Rice University scientists trying to solve the ultimate puzzle — the architecture of the human genome — have snapped another piece into place.
Researchers at Rice’s Center for Theoretical Biological Physics have developed a model to explain one part of the mechanism, the folding of chromosomes during a cell’s interphase. Their work offers the possibility of predicting the three-dimensional organization of entire genomes from limited one-dimensional data.
The researchers have used experimental information about one human chromosome to create their Minimum Chromatin Model (MiChroM) and have shown that their model generates accurate 3-D structures for all other chromosomes in the cell.
The paper in the Proceedings of the National Academy of Sciences this week suggests that a true model of chromosome architecture should include not only the code embedded in one’s DNA but also the entire complex of molecules in the cell nucleus, collectively known as chromatin, as they all influence the 3-D arrangement of the genome.
According to the Rice researchers, all of these factors can be recapitulated by subdividing chromatin into just a few types based on their biochemical interactions. They say this simplifies the model and suggests the existence of a hidden code in the genome.
“Chromosomes are very long polymers,” said Rice postdoctoral researcher Michele Di Pierro, co-lead author with former postdoctoral researcher Bin Zhang, now an assistant professor at the Massachusetts Institute of Technology. “The way they’re compressed in a very small space is cell-specific: A lung cell will be different from a brain cell or a liver cell. Part of the difference between these cells is stored in the way the chromosome is folded inside the nucleus.
“So even though we have the same DNA in every cell, the information about different folds in different cells, which is important to cell development and differentiation, is somewhere else. It’s known that this information is partially contained in epigenetics and not in DNA,” Di Pierro said.
“Chromatin types are not simply DNA sequences,” said biophysicist and co-author José Onuchic. “Types are determined by the DNA, the histones and their biochemical modifications, and all the proteins in the cell nucleus. All these factors are part of what we mean by epigenetics and all have an impact on chromosome organization and cell development.”
The Rice team used data drawn from Hi-C experiments, which identify contacts formed between faraway parts of chromosomes as they fold and loop inside the cell nucleus. Erez Lieberman Aiden, a researcher at Rice and at Baylor College of Medicine and a co-author on the new study, led the team that originally created Hi-C.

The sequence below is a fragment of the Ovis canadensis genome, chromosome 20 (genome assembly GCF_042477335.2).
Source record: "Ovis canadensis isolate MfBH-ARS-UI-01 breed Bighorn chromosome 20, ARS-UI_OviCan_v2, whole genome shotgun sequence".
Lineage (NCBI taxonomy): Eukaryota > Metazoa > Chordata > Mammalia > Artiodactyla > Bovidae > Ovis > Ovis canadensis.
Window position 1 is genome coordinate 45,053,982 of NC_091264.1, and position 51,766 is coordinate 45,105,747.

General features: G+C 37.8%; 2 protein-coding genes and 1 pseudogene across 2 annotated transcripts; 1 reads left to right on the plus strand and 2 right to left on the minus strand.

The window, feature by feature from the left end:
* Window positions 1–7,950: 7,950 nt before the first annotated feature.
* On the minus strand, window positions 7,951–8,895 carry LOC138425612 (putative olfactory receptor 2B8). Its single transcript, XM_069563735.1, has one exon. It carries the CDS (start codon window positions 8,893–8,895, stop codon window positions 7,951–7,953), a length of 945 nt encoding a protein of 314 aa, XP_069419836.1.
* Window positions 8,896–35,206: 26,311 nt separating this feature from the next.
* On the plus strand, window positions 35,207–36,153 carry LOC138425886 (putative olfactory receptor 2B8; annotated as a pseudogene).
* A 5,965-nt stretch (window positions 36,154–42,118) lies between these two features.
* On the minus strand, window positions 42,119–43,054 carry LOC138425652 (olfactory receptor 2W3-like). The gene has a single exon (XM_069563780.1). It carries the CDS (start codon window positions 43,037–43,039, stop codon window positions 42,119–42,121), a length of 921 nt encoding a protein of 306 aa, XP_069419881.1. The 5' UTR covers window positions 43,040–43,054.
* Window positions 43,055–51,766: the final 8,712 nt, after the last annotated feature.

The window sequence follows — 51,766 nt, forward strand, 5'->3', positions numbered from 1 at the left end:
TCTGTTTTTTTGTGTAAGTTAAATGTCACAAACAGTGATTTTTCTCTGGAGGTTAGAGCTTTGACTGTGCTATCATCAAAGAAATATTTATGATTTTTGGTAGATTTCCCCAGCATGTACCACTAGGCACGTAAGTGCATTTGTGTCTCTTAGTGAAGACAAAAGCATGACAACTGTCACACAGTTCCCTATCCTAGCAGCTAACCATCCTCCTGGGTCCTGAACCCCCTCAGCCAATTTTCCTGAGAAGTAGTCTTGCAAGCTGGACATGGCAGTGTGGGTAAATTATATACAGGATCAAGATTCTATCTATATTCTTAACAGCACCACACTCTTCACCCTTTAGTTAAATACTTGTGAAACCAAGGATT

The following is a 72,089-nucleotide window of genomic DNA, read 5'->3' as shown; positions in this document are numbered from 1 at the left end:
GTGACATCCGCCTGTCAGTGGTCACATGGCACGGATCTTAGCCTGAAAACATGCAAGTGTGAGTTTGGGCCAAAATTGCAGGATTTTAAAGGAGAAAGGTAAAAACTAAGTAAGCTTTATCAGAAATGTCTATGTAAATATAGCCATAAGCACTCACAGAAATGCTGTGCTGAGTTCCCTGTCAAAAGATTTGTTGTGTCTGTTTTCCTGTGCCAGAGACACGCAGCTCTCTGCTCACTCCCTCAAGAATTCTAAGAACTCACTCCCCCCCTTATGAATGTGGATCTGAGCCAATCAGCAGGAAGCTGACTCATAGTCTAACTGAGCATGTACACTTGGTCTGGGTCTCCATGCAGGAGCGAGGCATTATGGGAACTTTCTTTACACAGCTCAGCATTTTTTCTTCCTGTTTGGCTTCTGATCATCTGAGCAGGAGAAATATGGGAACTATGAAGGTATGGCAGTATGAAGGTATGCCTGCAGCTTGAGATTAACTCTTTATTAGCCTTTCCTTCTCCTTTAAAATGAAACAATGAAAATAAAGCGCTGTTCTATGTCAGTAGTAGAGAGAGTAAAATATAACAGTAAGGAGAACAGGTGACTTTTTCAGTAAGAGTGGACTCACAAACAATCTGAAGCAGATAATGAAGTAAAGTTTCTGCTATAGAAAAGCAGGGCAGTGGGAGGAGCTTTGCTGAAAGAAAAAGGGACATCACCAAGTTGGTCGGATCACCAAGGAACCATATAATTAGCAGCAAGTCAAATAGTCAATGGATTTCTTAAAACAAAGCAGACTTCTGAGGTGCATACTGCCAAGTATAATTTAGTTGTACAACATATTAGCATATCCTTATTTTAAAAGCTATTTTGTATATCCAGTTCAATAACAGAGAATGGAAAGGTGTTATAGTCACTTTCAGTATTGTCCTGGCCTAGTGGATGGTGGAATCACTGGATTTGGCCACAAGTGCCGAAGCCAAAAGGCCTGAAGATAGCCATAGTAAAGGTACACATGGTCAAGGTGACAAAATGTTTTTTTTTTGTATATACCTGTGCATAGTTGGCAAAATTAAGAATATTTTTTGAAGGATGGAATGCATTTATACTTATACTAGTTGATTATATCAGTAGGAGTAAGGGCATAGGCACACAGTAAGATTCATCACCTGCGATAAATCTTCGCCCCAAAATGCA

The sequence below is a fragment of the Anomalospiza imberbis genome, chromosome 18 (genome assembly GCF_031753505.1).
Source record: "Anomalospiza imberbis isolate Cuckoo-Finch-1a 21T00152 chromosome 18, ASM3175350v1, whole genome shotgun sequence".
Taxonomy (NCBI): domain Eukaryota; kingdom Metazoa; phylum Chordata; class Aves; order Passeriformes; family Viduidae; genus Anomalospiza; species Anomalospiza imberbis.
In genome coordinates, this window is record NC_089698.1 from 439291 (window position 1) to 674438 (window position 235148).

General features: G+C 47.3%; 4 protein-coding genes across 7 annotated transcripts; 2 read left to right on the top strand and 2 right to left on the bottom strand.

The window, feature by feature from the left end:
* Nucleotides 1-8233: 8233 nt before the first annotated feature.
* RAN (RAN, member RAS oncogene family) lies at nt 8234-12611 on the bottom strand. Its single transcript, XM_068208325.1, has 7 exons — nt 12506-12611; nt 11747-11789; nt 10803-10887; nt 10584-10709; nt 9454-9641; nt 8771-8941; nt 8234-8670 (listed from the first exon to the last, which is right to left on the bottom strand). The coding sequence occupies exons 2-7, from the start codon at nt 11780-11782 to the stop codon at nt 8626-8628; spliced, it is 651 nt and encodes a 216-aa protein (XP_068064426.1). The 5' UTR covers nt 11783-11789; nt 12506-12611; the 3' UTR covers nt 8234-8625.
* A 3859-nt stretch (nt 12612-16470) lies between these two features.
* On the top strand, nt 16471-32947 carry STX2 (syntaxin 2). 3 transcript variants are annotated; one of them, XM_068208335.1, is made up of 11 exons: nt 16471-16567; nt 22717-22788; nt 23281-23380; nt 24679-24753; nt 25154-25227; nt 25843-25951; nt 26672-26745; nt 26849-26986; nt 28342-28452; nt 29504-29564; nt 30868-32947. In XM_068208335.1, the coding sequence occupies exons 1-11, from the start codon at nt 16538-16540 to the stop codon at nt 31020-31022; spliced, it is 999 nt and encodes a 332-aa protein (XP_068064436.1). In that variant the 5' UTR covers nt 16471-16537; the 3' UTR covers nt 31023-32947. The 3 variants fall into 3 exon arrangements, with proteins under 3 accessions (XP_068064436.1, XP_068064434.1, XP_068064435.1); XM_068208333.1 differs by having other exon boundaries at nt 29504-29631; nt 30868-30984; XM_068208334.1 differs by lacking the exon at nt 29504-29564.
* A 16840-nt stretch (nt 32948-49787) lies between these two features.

More recently, scientists in his laboratory reported the highest-resolution Hi-C map ever generated, a dataset 1,000 times the size of the human genome. The Rice researchers, led by Onuchic and biophysicist Peter Wolynes, used this immense dataset to see if chromosomes simulated with MiChroM matched the real ones. They did.
MiChroM “explains the physics of the system,” Di Pierro said. “It’s remarkably efficient at predicting a lot of the known behaviors and effects, well beyond what’s built into the model. This is a good indication that the physics is right.
“It’s still not clear how epigenetics leads to different folds in different cells,” he said. “But here we’re beginning to establish a link between the biochemical modifications through epigenetics and the structure.”
The researchers applied principles similar to those they used to pioneer protein folding, in which the sequence of amino acids in a protein defines its energy landscape; this in turn prescribes how it will fold. In the current research, they show the sequence of chromatin types determines genome folding.
“We’re making a tool that allows us to predict chromosome conformation from a limited set of information,” Di Pierro said. “This is part of a process in which we’re investing a lot of effort.”
The Rice team’s goal is to simulate the mechanisms of the human genome through all of its phases. Previous papers have studied mechanistic details of the process that takes place as a cell moves from interphase, in which it spends most of its time, to the dramatic event of mitosis.
“The new paper is a step into the normal life of a cell and allows us to study how its 3-D organization affects its function,” Wolynes said. “The breakthrough that’s been achieved in this paper will soon give us the mathematical tools to study chromosomes without needing any structural experimental data.”